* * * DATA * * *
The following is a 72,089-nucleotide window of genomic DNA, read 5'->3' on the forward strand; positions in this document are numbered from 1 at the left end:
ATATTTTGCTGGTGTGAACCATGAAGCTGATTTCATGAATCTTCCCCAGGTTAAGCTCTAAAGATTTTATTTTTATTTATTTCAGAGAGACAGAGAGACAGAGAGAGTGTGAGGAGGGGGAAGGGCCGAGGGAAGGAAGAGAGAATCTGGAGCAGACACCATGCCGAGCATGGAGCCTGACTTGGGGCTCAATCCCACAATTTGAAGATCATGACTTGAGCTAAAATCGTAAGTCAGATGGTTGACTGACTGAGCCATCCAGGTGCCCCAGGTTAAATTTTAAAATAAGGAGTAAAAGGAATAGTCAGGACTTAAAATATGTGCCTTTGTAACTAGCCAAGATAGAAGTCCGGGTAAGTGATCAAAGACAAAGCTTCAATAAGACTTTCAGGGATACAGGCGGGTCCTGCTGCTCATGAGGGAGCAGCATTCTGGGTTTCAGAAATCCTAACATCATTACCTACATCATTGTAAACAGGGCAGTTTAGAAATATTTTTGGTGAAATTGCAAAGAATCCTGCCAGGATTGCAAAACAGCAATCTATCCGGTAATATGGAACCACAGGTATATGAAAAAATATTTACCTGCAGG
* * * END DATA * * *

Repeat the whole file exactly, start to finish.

The following is a 72,089-nucleotide window of genomic DNA, read 5'->3' on the forward strand; positions in this document are numbered from 1 at the left end:
ATATTTTGCTGGTGTGAACCATGAAGCTGATTTCATGAATCTTCCCCAGGTTAAGCTCTAAAGATTTTATTTTTATTTATTTCAGAGAGACAGAGAGACAGAGAGAGTGTGAGGAGGGGGAAGGGCCGAGGGAAGGAAGAGAGAATCTGGAGCAGACACCATGCCGAGCATGGAGCCTGACTTGGGGCTCAATCCCACAATTTGAAGATCATGACTTGAGCTAAAATCGTAAGTCAGATGGTTGACTGACTGAGCCATCCAGGTGCCCCAGGTTAAATTTTAAAATAAGGAGTAAAAGGAATAGTCAGGACTTAAAATATGTGCCTTTGTAACTAGCCAAGATAGAAGTCCGGGTAAGTGATCAAAGACAAAGCTTCAATAAGACTTTCAGGGATACAGGCGGGTCCTGCTGCTCATGAGGGAGCAGCATTCTGGGTTTCAGAAATCCTAACATCATTACCTACATCATTGTAAACAGGGCAGTTTAGAAATATTTTTGGTGAAATTGCAAAGAATCCTGCCAGGATTGCAAAACAGCAATCTATCCGGTAATATGGAACCACAGGTATATGAAAAAATATTTACCTGCAGG